An understanding of the dynamic behavior of trace elements leaching from coal mine spoil is important in predicting the groundwater quality. The relationship between trace element concentrations and leaching times, pH values of the media is studied. Column leaching tests conducted in the laboratory showed that there was a close correlation between pH value and trace element concentrations. The longer the leaching time, the higher the trace element concentrations. Different trace elements are differently affected by pH values of leaching media. A numerical model for water flow and trace element transport has been developed based on analyzing the characteristics of migration and transformation of trace elements leached from coal mine spoil. Solutions to the coupled model are accomplished by Eulerian-Lagrangian localized adjoint method. Numerical simulation shows that rainfall intensity determined maximum leaching depth. As rainfall intensity is 3.6ml/s, the outflow concentrations indicate a breakthrough of trace elements beyond the column base, with peak concentration at 90cm depth. And the subsurface pollution range has a trend of increase with time. The model simulations are compared to experimental results of trace element concentrations, with reasonable agreement between them. The analysis and modeling of trace elements suggested that the infiltration of rainwater through the mine spoil might lead to potential groundwater pollution. It provides theoretical evidence for quantitative assessment soil-water quality of trace element transport on environment pollution.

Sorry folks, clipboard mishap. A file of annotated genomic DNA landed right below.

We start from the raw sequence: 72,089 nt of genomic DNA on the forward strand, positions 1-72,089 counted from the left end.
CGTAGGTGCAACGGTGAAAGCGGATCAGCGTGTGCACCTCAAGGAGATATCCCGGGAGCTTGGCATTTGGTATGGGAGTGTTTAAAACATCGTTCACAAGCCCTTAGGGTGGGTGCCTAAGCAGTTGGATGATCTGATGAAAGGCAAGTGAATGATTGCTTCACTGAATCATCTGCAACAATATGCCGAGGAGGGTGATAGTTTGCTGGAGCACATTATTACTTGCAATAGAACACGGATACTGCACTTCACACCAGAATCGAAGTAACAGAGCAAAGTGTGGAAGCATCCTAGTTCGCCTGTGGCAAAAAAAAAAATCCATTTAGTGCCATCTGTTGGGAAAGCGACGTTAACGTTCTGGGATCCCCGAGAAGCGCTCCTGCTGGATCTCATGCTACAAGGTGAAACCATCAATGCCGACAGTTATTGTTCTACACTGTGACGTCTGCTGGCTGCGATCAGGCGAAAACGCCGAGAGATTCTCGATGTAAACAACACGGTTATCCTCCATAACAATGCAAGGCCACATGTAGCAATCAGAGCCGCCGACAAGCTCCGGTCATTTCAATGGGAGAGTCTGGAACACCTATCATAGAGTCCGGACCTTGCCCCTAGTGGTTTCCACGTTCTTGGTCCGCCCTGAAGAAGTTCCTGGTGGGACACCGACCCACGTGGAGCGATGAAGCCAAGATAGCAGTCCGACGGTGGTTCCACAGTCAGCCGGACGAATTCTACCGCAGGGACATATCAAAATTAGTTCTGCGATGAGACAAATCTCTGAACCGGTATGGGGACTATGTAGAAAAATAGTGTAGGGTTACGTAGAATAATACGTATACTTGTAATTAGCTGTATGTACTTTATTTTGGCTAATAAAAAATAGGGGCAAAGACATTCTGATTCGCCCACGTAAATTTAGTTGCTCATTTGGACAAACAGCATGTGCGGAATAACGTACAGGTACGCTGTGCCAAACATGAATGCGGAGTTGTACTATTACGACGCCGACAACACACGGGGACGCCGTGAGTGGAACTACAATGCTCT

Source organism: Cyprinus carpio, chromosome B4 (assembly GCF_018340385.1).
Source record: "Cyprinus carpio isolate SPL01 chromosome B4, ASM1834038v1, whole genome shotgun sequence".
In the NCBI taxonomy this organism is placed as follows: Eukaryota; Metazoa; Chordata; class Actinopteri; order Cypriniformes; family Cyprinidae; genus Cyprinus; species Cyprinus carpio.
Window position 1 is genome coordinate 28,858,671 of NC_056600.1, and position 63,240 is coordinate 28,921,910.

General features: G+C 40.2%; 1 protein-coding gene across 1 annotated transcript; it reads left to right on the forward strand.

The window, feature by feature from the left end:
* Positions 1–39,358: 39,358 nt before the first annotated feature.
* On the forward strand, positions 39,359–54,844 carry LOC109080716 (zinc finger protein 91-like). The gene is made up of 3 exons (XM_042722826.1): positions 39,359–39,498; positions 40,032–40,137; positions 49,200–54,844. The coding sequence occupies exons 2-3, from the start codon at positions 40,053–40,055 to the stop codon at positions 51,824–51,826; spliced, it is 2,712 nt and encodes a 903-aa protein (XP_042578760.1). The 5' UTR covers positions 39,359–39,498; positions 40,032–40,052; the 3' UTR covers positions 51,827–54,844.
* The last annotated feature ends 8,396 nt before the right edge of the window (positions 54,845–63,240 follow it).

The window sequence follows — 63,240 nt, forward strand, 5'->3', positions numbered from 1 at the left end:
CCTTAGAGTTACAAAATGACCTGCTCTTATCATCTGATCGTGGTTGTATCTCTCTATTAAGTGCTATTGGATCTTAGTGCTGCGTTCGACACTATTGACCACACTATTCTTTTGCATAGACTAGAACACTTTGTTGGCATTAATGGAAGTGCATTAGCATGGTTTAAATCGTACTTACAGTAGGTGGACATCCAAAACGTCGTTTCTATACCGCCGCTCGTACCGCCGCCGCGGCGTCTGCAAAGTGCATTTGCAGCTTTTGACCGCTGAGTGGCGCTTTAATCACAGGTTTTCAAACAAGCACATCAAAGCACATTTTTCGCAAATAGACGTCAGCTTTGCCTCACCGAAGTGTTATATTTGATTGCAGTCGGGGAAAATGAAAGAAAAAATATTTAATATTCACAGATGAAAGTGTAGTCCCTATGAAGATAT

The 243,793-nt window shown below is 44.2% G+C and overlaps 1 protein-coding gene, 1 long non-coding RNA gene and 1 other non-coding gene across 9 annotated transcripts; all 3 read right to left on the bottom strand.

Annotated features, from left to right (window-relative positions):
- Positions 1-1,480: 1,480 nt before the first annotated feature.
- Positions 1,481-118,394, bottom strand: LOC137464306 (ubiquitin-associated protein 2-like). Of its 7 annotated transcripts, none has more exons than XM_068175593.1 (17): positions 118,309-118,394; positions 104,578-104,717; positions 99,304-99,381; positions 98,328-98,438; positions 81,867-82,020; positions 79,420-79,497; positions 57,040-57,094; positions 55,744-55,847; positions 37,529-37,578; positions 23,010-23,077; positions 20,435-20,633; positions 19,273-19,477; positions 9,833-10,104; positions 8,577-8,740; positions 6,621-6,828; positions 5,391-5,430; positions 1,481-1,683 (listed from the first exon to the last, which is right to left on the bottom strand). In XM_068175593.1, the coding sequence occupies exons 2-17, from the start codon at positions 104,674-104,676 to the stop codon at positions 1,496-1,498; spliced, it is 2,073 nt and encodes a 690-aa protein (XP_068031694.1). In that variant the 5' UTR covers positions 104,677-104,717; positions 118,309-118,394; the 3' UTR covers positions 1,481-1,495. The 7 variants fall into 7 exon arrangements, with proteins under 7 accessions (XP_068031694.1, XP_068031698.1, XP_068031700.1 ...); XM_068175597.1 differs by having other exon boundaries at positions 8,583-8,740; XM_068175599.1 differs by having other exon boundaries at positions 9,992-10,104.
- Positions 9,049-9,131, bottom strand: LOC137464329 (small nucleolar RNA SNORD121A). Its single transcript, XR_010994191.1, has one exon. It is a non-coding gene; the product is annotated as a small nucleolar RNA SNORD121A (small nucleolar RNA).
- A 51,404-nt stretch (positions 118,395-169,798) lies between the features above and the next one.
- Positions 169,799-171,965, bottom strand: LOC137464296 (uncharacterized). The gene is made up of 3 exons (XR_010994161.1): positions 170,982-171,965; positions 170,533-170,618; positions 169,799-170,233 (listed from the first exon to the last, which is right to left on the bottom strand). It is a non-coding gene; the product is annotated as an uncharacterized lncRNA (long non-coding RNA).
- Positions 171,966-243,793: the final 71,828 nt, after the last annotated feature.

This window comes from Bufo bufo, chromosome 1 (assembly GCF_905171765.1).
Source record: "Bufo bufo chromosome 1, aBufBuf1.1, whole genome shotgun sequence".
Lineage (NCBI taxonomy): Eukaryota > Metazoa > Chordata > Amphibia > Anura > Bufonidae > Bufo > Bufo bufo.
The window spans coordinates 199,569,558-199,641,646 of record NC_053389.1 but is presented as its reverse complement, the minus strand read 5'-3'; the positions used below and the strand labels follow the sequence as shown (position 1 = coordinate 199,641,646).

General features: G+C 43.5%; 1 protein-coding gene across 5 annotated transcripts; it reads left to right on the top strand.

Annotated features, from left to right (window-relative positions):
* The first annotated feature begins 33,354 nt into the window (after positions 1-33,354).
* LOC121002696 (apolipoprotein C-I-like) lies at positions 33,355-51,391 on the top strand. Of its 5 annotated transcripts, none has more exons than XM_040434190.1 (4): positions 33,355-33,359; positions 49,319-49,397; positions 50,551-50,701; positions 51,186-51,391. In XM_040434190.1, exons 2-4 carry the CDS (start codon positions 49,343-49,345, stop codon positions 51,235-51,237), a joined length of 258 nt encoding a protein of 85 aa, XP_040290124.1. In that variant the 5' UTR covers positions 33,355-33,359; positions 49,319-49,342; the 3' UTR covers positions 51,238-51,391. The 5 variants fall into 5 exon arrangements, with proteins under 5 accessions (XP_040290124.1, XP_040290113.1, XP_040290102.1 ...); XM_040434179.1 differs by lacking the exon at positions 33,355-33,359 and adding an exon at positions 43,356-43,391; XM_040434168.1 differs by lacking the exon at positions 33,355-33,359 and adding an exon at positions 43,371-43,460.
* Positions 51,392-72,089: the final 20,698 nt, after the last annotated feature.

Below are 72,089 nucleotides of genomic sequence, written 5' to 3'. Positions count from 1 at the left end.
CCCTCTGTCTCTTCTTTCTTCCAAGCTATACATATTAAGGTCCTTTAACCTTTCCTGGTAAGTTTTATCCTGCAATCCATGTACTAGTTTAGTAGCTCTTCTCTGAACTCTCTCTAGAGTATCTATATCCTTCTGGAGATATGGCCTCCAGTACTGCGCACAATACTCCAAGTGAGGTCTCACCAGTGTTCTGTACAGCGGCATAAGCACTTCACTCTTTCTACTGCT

Title and Abstract from MEDLINE®/PubMed®, a database of the U.S. National Library of Medicine.
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Last MEDLINE®/PubMed® update: 1st of December 2015